Wal-Mart Stores Inc. climbed as much as 8.8 percent in early trading after its first-quarter results beat analysts’ estimates, tamping down fears that the retail industry is mired in a slump.
Bentonville, United States — Wal-Mart Stores Inc. climbed as much as 8.8 percent in early trading after its first-quarter results beat analysts’ estimates, tamping down fears that the retail industry is mired in a slump.
US same-store sales rose one percent in the first quarter, the Bentonville, Arkansas-based company said in a statement Thursday. Analysts predicted a gain of 0.5 percent, according to Consensus Metrix. Profit amounted to 98 cents a share, beating the 88-cent estimate of analysts.
“There is momentum in many parts of the business,” chief financial officer Brett Biggs said in the statement.
The results provide a note of optimism after weak numbers from Target Corp. and Macy’s Inc., two other retail bellwethers. Investors have grown increasingly concerned that consumers are shifting their dollars away from traditional stores, opting instead to spend their money online or on big-ticket items like cars, home improvements and travel. Wal-Mart’s bottom line also has been under pressure from higher wages and investments in its online operations.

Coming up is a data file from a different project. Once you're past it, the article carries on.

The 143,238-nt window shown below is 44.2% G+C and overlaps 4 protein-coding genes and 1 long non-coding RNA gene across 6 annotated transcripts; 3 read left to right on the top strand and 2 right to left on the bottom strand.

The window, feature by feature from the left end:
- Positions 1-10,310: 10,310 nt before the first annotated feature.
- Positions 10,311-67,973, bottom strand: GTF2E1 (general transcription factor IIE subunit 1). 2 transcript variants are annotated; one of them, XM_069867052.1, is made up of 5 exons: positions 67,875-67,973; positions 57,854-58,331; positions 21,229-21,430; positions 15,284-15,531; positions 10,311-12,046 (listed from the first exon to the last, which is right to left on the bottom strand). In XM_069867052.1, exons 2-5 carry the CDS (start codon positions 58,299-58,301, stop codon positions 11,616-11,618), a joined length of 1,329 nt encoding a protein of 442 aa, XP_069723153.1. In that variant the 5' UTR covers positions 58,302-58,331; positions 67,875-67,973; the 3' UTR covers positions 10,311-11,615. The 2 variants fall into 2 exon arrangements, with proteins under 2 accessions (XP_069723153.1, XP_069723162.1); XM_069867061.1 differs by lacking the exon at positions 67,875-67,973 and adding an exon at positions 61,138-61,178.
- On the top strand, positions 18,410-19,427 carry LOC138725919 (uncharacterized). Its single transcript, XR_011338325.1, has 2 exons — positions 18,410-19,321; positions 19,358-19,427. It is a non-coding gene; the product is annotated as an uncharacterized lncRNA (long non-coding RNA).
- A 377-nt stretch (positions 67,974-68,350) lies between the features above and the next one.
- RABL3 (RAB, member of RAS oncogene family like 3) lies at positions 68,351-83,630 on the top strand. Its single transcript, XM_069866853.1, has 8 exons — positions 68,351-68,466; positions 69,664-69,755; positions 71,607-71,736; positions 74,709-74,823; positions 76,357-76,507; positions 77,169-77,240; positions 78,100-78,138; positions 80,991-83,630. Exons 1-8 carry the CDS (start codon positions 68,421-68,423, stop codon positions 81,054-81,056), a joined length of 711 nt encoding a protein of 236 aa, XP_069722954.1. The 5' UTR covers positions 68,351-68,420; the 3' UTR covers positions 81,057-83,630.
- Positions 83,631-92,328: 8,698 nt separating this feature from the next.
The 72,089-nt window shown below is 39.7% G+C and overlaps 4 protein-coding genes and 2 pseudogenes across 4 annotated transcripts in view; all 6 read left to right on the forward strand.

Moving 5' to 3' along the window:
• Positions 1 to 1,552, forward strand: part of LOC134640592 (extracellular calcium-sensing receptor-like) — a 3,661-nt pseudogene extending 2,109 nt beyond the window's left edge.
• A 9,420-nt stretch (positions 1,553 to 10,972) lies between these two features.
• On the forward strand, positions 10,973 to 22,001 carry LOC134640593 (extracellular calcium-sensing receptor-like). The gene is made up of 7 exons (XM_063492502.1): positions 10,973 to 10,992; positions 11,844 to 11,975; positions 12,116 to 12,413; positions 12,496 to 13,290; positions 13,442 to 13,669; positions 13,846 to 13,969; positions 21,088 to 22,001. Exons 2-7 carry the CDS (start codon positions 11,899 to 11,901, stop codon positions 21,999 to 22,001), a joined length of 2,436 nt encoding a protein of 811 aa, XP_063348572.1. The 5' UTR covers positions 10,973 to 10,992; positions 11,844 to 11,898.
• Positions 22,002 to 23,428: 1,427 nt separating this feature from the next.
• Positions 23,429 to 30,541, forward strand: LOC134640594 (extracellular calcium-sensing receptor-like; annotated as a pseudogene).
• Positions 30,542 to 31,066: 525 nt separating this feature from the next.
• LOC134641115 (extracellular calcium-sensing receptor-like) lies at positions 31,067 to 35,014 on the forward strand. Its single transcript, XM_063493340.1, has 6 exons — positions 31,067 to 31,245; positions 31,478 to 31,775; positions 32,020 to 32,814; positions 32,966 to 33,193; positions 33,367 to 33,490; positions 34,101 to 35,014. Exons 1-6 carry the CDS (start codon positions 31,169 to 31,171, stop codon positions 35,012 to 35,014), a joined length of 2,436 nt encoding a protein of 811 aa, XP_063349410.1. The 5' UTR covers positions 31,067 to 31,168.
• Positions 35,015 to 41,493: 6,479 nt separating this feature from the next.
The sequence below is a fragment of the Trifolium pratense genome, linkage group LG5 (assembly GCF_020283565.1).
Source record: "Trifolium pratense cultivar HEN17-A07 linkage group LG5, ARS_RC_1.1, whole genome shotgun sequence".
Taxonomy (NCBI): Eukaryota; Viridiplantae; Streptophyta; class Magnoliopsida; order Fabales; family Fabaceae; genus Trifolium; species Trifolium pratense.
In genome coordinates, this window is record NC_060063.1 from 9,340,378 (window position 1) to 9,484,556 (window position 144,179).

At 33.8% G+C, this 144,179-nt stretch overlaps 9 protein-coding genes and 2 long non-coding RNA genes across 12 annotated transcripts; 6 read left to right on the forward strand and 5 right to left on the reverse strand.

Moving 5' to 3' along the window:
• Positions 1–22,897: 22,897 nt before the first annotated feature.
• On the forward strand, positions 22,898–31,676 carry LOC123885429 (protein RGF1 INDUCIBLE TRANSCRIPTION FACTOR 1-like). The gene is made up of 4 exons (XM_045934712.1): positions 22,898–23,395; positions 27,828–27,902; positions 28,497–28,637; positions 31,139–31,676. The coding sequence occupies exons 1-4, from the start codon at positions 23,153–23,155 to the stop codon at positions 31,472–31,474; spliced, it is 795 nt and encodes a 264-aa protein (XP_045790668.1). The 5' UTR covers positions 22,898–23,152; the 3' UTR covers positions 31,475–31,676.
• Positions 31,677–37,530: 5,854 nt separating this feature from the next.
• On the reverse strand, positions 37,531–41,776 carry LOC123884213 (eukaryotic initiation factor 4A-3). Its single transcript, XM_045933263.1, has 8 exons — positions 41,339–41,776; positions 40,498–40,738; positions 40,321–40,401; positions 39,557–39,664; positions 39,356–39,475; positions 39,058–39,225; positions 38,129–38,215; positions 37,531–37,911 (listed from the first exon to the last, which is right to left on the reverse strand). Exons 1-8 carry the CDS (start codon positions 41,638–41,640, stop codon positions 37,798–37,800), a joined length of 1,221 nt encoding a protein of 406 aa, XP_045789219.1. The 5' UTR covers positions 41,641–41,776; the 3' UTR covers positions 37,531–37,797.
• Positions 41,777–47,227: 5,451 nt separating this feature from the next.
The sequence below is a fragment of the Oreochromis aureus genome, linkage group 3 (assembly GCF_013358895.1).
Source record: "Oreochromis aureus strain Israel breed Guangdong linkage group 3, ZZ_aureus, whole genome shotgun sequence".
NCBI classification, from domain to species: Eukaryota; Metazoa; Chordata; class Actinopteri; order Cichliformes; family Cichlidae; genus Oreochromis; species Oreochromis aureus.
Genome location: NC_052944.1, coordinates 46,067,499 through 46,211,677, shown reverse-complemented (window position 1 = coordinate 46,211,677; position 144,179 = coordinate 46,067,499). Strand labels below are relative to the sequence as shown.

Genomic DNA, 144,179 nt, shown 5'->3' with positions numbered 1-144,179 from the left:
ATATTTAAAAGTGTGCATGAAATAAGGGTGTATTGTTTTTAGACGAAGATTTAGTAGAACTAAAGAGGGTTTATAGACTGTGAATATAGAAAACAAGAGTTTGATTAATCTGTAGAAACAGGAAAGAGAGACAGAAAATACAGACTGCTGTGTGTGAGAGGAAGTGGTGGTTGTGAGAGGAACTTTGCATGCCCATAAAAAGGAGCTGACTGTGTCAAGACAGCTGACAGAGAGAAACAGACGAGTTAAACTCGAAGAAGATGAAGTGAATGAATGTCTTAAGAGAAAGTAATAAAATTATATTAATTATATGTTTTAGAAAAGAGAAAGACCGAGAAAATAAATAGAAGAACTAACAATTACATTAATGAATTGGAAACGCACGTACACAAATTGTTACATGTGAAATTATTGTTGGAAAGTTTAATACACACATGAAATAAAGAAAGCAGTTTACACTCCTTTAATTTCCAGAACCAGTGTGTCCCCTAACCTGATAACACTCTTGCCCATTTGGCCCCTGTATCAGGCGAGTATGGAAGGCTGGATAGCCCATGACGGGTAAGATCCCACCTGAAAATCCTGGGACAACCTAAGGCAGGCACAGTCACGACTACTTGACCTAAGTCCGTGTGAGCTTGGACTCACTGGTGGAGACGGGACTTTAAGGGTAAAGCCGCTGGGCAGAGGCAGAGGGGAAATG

The stock jumped as high as $68.70 in premarket trading after the report was released. It had been up three percent this year through Wednesday.
Wal-Mart, the world’s largest retailer, said earlier that it expected sales to be relatively flat this year, in part because of the strong dollar. Earnings are expected to decline as much as 12 percent. Biggs said on Thursday that the company wasn’t changing its full-year forecast.
Wal-Mart has been focused on fixing up its 4,600 US stores after years of customer complaints about out-of-stock items, poor customer service and long waits at the checkout line. The company also has raised pay in an effort to attract and retain better workers. And it implemented a new system to stock its shelves and increased staff at the register. After all the changes, investors are looking for signs those investments are paying off.
Revenue increased 0.9 percent to $115.9 billion in the period. Analysts were expecting $113.3 billion. Earnings in the second quarter will range between 95 cents and $1.08 a share, the company said.
The company said all of its major international markets saw higher sales — except for the UK, where food prices have been falling. Sales were particularly strong in Canada and Mexico, Biggs said.
Target, in contrast, posted slower-than-expected sales growth for the first quarter on Wednesday, blaming “an increasingly volatile consumer environment.” Its shares tumbled 7.6 percent after the results were released.
By Shannon Pettypiece; editors: Nick Turner and Kevin Orland.